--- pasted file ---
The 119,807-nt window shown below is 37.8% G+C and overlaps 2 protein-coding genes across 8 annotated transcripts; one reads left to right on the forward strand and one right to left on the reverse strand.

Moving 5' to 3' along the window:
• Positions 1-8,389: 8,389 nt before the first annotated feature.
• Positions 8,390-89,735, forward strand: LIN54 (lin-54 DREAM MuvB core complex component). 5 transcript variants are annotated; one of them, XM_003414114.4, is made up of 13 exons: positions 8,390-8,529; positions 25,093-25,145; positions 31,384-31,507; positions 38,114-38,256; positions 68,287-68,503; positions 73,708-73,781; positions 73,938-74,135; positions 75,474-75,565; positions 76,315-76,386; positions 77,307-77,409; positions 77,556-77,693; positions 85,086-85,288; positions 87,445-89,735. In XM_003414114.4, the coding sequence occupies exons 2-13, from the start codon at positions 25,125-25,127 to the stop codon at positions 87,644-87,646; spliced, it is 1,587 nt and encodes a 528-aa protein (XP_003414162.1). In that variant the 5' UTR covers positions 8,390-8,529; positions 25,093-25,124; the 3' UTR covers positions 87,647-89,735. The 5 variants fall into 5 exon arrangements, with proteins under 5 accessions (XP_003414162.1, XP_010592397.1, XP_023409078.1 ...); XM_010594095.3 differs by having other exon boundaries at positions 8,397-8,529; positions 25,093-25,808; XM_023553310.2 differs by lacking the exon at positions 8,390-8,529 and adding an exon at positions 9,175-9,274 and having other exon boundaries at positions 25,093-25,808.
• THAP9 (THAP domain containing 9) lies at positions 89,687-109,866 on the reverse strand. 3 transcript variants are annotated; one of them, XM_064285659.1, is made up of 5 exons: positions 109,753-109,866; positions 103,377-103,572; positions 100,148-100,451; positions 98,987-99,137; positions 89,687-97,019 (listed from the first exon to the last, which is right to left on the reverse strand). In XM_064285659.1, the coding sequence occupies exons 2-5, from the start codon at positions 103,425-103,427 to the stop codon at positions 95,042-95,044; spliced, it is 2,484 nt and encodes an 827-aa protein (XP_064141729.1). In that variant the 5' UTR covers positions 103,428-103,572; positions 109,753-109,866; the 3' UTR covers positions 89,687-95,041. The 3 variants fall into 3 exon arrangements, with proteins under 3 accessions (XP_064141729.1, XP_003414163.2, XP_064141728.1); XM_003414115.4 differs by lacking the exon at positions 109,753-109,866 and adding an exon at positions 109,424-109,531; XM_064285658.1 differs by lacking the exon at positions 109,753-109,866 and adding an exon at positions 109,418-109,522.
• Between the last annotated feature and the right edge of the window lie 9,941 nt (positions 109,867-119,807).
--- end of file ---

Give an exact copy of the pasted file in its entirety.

The 119,807-nt window shown below is 37.8% G+C and overlaps 2 protein-coding genes across 8 annotated transcripts; one reads left to right on the forward strand and one right to left on the reverse strand.

Moving 5' to 3' along the window:
• Positions 1-8,389: 8,389 nt before the first annotated feature.
• Positions 8,390-89,735, forward strand: LIN54 (lin-54 DREAM MuvB core complex component). 5 transcript variants are annotated; one of them, XM_003414114.4, is made up of 13 exons: positions 8,390-8,529; positions 25,093-25,145; positions 31,384-31,507; positions 38,114-38,256; positions 68,287-68,503; positions 73,708-73,781; positions 73,938-74,135; positions 75,474-75,565; positions 76,315-76,386; positions 77,307-77,409; positions 77,556-77,693; positions 85,086-85,288; positions 87,445-89,735. In XM_003414114.4, the coding sequence occupies exons 2-13, from the start codon at positions 25,125-25,127 to the stop codon at positions 87,644-87,646; spliced, it is 1,587 nt and encodes a 528-aa protein (XP_003414162.1). In that variant the 5' UTR covers positions 8,390-8,529; positions 25,093-25,124; the 3' UTR covers positions 87,647-89,735. The 5 variants fall into 5 exon arrangements, with proteins under 5 accessions (XP_003414162.1, XP_010592397.1, XP_023409078.1 ...); XM_010594095.3 differs by having other exon boundaries at positions 8,397-8,529; positions 25,093-25,808; XM_023553310.2 differs by lacking the exon at positions 8,390-8,529 and adding an exon at positions 9,175-9,274 and having other exon boundaries at positions 25,093-25,808.
• THAP9 (THAP domain containing 9) lies at positions 89,687-109,866 on the reverse strand. 3 transcript variants are annotated; one of them, XM_064285659.1, is made up of 5 exons: positions 109,753-109,866; positions 103,377-103,572; positions 100,148-100,451; positions 98,987-99,137; positions 89,687-97,019 (listed from the first exon to the last, which is right to left on the reverse strand). In XM_064285659.1, the coding sequence occupies exons 2-5, from the start codon at positions 103,425-103,427 to the stop codon at positions 95,042-95,044; spliced, it is 2,484 nt and encodes an 827-aa protein (XP_064141729.1). In that variant the 5' UTR covers positions 103,428-103,572; positions 109,753-109,866; the 3' UTR covers positions 89,687-95,041. The 3 variants fall into 3 exon arrangements, with proteins under 3 accessions (XP_064141729.1, XP_003414163.2, XP_064141728.1); XM_003414115.4 differs by lacking the exon at positions 109,753-109,866 and adding an exon at positions 109,424-109,531; XM_064285658.1 differs by lacking the exon at positions 109,753-109,866 and adding an exon at positions 109,418-109,522.
• Between the last annotated feature and the right edge of the window lie 9,941 nt (positions 109,867-119,807).